As the interview progresses, Axelrod points to vital lessons for modern society on the issue of gender inequalities. Thus, corporations are charged with the responsibility to diversify their workforce and incentivize women into careers that are paralleled by men. Employee relations are also key, and similar treatment should be accorded to men and women alike so that women did not feel intimidated to make decisions, fearing their backfire on them (McPherson and Mendonca). Axelrod also underpins the need for employees to attach to the firm emotionally, which is inspirational and which offers a platform to care for one another; moreover, it is a connection builder between the manager and the employees (McPherson and Mendonca). Finally, Axelrod feels that it is necessary for people to feel free to talk about gender relate issues in the workplace (McPherson and Mendonca). She also expresses her desire for HR to attract sufficient business-minded career persons into HR. In other words, this should be a desirable career.
The engagement with the literature has provided some vital life lessons for current society. It is clear that sexism and feminism have been at the heart of socio-economic issues for many decades now (McPherson and Mendonca), while the situation has not changed for the better. Several factors could underpin the situation’s existence despite activism and calls for organizations to address the issues of gender inequalities in their place of work. The presently developed democracies have tried to enhance gender equality. Through the Millennium Development Goals, all the signatories, members of the UN charter, have been charged with the responsibility to ensure that gender parity is eliminated. However, the success of the targets stipulated is still dependent on the willingness of the states to implement the requisite reforms in good faith.
Over the years, women have been perceived as homemakers, but with gender mainstreaming and considering gender and development issues and needs of society, every gender occupies it niche that demands an equitable distribution of roles, responsibilities, jobs, and powers. As Haraway puts it, the scientists and defenders of scientific theories are chauvinistic (577); thus, they are not inclined into allowing women to occupy their societal niche. Very few women are viewed as spear headers of developments, innovations, and discovery. They have been wrongly construed by society as homemakers, and their careers are more artistic than they are scientific. However, there is a sudden awakening in most democracies, including the developing world. Women demand recognition from their male counterparts. The election of Theresa May as the British Prime Minister and the nomination of Hilary Clinton to for the US presidency only serve to show the inept reality of the awakening of the female gender.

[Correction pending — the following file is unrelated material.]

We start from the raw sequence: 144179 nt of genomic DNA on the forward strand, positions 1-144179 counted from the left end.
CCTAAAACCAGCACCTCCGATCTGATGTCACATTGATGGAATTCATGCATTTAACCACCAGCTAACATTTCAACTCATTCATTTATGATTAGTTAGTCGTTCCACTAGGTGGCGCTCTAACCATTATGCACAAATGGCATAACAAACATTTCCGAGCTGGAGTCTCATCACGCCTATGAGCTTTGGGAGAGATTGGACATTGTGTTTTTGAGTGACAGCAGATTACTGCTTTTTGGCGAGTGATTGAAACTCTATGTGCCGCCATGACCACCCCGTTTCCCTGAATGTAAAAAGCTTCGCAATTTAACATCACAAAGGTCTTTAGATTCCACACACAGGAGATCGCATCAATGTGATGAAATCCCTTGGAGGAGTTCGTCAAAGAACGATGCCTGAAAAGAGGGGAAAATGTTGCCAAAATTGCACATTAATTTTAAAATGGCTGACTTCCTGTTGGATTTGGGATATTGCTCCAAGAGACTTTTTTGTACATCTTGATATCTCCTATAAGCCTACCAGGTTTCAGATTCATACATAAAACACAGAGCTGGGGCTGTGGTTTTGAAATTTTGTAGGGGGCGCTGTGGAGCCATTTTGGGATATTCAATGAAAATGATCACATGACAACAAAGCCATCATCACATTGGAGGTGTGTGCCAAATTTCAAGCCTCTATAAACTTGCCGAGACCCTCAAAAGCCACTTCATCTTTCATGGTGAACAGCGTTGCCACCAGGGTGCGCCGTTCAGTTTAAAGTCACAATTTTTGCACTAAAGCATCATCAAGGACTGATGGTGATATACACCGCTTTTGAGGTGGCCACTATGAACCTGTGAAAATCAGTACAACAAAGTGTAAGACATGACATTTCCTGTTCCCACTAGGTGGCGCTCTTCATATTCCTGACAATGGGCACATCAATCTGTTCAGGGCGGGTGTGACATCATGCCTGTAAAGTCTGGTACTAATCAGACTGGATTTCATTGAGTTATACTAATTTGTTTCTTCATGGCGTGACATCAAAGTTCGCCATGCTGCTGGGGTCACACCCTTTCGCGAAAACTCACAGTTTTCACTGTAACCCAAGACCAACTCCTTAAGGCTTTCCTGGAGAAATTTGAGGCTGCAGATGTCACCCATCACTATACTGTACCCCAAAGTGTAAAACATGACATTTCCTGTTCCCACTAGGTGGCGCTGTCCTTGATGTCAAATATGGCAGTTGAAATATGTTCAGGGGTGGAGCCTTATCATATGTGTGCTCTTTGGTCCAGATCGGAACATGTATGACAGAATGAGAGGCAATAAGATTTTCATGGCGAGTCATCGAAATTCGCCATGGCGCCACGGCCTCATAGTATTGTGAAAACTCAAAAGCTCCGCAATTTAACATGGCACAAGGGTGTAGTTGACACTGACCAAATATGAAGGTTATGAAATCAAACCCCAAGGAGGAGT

However, the prestige and powerful positions in women’s hold are considerably low. As Acker put it, organizational logic is the big undoing for women in the labour market. The mechanisms that many organizations have put in place on hiring and retaining models shut many women out of the workplace. Most of these organizations are heralded by men. Thus, men tend to sabotage any efforts that women are likely to make to make a move to claim the leading positions, currently occupied by them, while many women are left in the least poorly paying job positions (Acker 141). Jobs, whether in the private or public sector, should be open to all. There is always an abstract job just like there is a concrete one in any organization; however, due to the disparity in gender, when the abstract jobs are made concrete, they only benefit the men who create them. Organizations are to blame for making an already bad phenomenon even worse.
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It is evident that male empiricism and source of knowledge have wrongly oriented society of today, thus creating a situation of gender disparity. For that, a young boy, who grows up with the freedom to play, get dirty, get hurt, and run away from reproach, will have to face a young girl, who is brought up in a condition that is almost contrasting to his, and both will become opposite characters. One of them will always feel that they are superior, and this will be the boy who grows up ethnocentric and becomes egotistic. This does not end with upbringing, continuing into marriage and the place of work. Males grow up with an attitude of superiority. This idea has been found in secondary sources, and the writers have conceptualized the issue of gender disparity. All writers try to push for better conditions for women. This is a good move and a well-informed one, but care should be taken not to make men and boys suffer or lose in the effort of affirmative action and gender mainstreaming. Everyone should get what they rightfully deserve in society, while gender disparity should not be the obstacle to a proper operation of organizations.